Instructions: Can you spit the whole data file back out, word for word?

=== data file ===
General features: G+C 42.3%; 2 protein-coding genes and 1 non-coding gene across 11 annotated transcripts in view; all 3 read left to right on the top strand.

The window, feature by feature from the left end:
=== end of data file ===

General features: G+C 42.3%; 2 protein-coding genes and 1 non-coding gene across 11 annotated transcripts in view; all 3 read left to right on the top strand.

The window, feature by feature from the left end: